Yes you are right output is “True” again.
Predicate<>

Predicate is another generic general purpose delegate. With we can point to any method which have one input parameter and returns bool. So I can point the method,

public static bool PointByPredicate(int num)
        {
            return num == 100;
        }
With predicate. Whole program looks like,

using System;

namespace PredicateExample
{
    class Program
    {
        static void Main(string[] args)
        {
            Predicate<int> myPredicate = PointByPredicate;
            Console.WriteLine(myPredicate(100));
            Console.ReadKey();
        }

        public static bool PointByPredicate(int num)
        {
            return num == 100;
        }
    }
}

Output would be “True”.

Now am writing the same in “Lambda”,

Predicate<int> myPredicate = num => num == 100;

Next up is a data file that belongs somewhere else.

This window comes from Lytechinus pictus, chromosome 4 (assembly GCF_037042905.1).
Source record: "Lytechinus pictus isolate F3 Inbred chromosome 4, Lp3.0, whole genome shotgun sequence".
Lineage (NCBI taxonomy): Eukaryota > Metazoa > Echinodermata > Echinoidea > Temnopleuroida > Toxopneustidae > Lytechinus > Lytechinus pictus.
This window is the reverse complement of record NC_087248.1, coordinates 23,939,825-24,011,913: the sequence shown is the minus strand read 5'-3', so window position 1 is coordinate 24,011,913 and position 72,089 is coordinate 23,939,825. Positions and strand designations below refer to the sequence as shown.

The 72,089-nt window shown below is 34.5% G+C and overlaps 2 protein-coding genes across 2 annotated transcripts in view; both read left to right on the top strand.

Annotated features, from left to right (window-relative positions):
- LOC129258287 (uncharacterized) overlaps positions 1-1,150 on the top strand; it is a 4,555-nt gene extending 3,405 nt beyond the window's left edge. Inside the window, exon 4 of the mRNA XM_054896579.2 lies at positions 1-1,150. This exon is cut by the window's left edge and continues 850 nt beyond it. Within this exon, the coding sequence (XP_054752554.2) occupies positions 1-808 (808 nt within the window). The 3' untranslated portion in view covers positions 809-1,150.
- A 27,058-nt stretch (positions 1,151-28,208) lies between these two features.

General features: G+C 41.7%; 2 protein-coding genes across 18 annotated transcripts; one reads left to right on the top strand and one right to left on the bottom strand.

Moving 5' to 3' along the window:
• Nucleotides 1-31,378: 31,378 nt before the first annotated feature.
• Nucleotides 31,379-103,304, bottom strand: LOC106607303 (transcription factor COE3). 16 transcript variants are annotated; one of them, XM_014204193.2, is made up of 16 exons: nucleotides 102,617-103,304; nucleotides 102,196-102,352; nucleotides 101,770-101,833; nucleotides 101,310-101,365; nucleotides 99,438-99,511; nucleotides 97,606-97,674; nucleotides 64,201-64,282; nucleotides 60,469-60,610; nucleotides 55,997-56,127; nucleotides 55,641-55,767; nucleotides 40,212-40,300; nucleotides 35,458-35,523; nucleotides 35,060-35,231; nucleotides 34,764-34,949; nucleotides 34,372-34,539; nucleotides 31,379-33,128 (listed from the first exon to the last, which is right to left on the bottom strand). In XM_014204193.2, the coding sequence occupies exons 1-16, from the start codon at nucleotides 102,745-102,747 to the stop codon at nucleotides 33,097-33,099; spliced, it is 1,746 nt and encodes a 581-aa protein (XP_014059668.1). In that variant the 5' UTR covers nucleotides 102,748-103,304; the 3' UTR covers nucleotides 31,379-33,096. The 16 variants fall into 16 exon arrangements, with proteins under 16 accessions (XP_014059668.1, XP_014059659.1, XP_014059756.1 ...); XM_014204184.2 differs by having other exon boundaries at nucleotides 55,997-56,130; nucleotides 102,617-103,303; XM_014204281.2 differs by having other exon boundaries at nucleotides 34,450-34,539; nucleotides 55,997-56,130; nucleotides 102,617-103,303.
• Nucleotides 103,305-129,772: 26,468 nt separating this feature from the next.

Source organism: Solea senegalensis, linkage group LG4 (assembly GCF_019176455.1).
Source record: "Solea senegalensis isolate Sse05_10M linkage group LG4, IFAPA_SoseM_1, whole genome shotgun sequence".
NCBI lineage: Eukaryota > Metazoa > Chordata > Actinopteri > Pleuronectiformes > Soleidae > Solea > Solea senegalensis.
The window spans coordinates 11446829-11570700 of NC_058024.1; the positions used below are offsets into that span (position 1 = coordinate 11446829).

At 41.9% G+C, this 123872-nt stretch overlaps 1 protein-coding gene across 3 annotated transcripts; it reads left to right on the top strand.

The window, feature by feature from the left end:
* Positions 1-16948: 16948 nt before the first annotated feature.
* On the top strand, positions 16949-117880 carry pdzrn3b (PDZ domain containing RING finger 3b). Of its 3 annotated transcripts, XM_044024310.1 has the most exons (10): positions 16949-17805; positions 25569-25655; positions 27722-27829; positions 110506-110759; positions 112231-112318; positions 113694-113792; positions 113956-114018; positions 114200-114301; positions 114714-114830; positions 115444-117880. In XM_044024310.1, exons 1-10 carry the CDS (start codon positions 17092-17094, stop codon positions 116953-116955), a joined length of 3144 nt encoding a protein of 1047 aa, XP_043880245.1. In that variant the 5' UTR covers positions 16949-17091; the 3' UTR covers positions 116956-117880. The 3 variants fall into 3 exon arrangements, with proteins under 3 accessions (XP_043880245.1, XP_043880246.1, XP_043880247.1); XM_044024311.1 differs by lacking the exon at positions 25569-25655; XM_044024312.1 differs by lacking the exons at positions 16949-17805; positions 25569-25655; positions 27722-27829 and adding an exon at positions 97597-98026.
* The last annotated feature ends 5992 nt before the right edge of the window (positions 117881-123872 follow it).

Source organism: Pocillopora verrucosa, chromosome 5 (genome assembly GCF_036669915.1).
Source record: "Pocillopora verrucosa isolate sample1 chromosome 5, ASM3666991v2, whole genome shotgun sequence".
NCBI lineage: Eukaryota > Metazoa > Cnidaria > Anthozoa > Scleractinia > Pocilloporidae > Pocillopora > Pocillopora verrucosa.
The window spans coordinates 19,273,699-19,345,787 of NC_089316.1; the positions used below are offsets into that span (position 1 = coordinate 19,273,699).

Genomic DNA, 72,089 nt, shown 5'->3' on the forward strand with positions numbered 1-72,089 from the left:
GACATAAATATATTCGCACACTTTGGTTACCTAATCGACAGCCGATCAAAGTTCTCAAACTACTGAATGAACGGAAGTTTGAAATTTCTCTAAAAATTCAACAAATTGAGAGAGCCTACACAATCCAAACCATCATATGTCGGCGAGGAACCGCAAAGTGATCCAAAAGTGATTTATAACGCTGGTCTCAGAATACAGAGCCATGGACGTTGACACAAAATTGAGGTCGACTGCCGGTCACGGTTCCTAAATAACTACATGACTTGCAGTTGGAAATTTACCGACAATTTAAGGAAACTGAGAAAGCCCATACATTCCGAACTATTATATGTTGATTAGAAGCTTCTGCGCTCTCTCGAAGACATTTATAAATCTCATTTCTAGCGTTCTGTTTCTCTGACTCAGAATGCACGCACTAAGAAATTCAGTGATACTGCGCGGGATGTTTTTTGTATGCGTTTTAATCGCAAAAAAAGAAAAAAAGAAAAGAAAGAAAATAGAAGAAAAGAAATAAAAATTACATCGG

Here “num” is the input parameter to the lambda just as the input parameter in “PointByPredicate” method above.
Right side of lambda (num==100) is checking for num value. If num is hundred then return “True” else return “False”. This is same as return num == 100; in “PointByPredicate” method above. The whole program looks like,


using System;

namespace PredicateExample
{
    class Program
    {
        static void Main(string[] args)
        {
            Predicate<int> myPredicate = num => num == 100;
            Console.WriteLine(myPredicate(100));
            Console.ReadKey();
        }
    }
}

Yes you are right output is “True” again.